Management also indicated that any downturn in mining revenue would be offset by renewed focus on Asian construction. Leighton shares have fallen from $24 in February to $19 now, but most analysts are lukewarm on the group.

Downer EDI, once an accident-prone basket case, has clearly turned the corner in terms of management and performance. As such it is a favourite of most analysts, who overwhelmingly rate it a buy.

Trading at $5.60 in March, the stock is now down to $3.75, which most consider to be undervalued despite a sharp drop in non-residential and engineering work. UBS has a target of $6 on the group and considers it “compelling value”.

Pure plays

As expected, Boart Longyear, which lays claim to the title of the world’s biggest mining services group, delivered its long-awaited earnings downgrade a week ago.

In 2008 it traded above $17. But after a major capital raising to strengthen its balance sheet, it settled into low single digits. In February, it was trading around $2.25 but now has plumbed 66c.

The company, with operations around the globe, has reduced its workforce from 11,000 last year to 8,000 now. Debt has crept higher in the past year and an equity raising appears to be priced into the stock. UBS rates it a sell but has a price target of 70c on the group, above the current price.

Deutsche, Citi, JP Morgan and BA Merrill Lynch all rate it a hold, with price targets way above the current level. Credit Suisse, CIMB and Macquarie rate it a buy.

WorleyParsons, another global operation with strong exposure to oil and gas, also has been caught in the maelstrom affecting mining services after recently cutting its earnings guidance.

Given its earnings diversification, however, its price fall has been less severe than others and hence is not trading at the kind of discount to forecast earnings that now is a feature of the sector. With a price tag of $27 in February, the stock can now be purchased for $19.70.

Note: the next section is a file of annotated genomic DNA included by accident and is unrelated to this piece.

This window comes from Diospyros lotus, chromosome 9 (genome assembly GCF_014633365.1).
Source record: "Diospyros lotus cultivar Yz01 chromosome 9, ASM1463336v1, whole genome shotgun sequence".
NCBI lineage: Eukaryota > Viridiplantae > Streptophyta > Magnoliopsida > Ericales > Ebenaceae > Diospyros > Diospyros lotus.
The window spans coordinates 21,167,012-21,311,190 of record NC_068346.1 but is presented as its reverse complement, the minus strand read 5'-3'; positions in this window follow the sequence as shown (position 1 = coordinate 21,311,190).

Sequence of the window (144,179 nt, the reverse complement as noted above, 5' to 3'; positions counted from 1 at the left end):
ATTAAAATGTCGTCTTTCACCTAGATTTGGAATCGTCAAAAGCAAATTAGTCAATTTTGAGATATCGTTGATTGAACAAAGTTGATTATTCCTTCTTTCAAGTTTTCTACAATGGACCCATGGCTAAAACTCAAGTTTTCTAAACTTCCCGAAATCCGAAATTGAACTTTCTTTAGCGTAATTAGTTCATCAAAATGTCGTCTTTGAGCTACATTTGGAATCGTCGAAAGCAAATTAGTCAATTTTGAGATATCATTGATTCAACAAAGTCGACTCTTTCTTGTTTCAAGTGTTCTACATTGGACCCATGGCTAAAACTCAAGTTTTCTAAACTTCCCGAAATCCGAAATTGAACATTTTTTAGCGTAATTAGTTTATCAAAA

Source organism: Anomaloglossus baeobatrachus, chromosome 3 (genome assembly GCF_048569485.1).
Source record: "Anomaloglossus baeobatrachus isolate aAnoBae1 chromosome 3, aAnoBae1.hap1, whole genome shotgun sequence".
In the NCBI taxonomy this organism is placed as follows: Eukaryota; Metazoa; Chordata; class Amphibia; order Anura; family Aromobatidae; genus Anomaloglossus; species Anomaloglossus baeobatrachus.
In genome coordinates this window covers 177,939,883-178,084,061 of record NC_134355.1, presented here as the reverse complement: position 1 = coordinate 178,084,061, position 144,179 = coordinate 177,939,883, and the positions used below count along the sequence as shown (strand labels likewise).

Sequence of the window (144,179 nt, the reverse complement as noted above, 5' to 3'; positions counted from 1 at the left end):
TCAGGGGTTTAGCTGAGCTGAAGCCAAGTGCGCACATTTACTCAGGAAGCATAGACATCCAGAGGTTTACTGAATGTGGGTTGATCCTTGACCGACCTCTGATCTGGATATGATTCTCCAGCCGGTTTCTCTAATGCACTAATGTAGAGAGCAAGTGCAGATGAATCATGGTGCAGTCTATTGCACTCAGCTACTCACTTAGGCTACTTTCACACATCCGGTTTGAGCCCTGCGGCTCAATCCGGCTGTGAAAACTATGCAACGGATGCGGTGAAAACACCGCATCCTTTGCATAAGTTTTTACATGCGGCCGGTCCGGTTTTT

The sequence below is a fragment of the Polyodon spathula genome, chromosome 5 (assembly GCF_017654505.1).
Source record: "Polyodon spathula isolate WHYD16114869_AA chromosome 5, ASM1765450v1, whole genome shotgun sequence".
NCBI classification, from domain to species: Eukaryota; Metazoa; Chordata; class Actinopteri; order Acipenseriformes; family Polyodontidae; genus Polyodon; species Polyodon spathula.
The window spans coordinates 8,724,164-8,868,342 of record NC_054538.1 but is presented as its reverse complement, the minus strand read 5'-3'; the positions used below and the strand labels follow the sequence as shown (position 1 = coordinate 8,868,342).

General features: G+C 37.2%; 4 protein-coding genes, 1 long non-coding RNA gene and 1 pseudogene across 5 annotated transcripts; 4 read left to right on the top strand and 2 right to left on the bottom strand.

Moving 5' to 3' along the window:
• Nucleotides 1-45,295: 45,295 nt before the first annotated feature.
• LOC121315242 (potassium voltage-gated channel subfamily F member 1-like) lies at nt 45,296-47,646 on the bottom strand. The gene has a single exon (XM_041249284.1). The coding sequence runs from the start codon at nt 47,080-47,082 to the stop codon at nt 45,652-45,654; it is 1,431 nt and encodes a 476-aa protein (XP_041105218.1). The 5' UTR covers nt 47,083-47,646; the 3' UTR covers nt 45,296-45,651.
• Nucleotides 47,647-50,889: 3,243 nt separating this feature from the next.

It is a clear favourite among the analysts, who regard it either as a buy or a hold, with only JP Morgan holding a negative view. Among the legion of fans, however, few hold tremendous upside for the share price, with Macquarie among the most optimistic at $24.13 and CIMB holding out for more than $30.

Among the smaller players, Transfield has been hit particularly hard. From north of $2 in March, it now is trading below 90c. While its earnings multiples are attractive, its debt position is a concern and will continue to weigh on the stock price.

Ausdrill has been another casualty of the resources construction downturn. Fetching $3.10 in February, it now can be bought for a mere $1.20. But with 35% of earnings before interest, tax, depreciation and amortisation denominated in US dollars, as a result of its African operations, it could benefit from further falls in the Australian dollar.

It too is a favourite among brokers, most of whom believe the selling has been overdone.

Mining Services



Earnings growth








Boart Longyear





Downer EDI




















Source: Broker estimates for 2014 earnings


The dust is yet to settle on the mining services sector. Clearly, however, opportunities will arise. In the inevitable shakeout, operations with the most flexibility in terms of earnings diversification and balance-sheet strength will be the first to recover and consolidate their position.